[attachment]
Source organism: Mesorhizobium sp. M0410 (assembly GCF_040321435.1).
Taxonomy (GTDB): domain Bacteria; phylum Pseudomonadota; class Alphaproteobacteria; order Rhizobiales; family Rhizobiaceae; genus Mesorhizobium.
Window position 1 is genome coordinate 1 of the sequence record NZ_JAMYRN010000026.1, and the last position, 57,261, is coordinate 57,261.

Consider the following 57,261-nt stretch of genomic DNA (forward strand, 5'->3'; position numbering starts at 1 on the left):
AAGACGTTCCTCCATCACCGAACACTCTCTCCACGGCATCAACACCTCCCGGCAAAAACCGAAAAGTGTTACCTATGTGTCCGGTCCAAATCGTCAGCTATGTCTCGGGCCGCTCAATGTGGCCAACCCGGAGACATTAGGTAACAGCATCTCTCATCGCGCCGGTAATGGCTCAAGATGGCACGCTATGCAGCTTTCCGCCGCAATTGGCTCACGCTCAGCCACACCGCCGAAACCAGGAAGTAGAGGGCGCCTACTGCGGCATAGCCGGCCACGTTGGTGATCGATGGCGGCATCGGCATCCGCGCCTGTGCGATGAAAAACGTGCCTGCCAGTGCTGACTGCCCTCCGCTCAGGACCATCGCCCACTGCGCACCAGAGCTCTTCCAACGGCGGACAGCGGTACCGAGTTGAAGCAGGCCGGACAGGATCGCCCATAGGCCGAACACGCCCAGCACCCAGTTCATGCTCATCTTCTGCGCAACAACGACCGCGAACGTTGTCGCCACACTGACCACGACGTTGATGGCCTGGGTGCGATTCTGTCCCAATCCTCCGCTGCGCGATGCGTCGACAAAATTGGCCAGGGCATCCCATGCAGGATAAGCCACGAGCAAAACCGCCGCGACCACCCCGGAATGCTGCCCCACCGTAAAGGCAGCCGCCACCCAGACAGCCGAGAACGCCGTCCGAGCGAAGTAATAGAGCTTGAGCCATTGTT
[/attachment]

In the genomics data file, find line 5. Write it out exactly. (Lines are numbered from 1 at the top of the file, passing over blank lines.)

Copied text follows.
AAGACGTTCCTCCATCACCGAACACTCTCTCCACGGCATCAACACCTCCCGGCAAAAACCGAAAAGTGTTACCTATGTGTCCGGTCCAAATCGTCAGCTATGTCTCGGGCCGCTCAATGTGGCCAACCCGGAGACATTAGGTAACAGCATCTCTCATCGCGCCGGTAATGGCTCAAGATGGCACGCTATGCAGCTTTCCGCCGCAATTGGCTCACGCTCAGCCACACCGCCGAAACCAGGAAGTAGAGGGCGCCTACTGCGGCATAGCCGGCCACGTTGGTGATCGATGGCGGCATCGGCATCCGCGCCTGTGCGATGAAAAACGTGCCTGCCAGTGCTGACTGCCCTCCGCTCAGGACCATCGCCCACTGCGCACCAGAGCTCTTCCAACGGCGGACAGCGGTACCGAGTTGAAGCAGGCCGGACAGGATCGCCCATAGGCCGAACACGCCCAGCACCCAGTTCATGCTCATCTTCTGCGCAACAACGACCGCGAACGTTGTCGCCACACTGACCACGACGTTGATGGCCTGGGTGCGATTCTGTCCCAATCCTCCGCTGCGCGATGCGTCGACAAAATTGGCCAGGGCATCCCATGCAGGATAAGCCACGAGCAAAACCGCCGCGACCACCCCGGAATGCTGCCCCACCGTAAAGGCAGCCGCCACCCAGACAGCCGAGAACGCCGTCCGAGCGAAGTAATAGAGCTTGAGCCATTGTT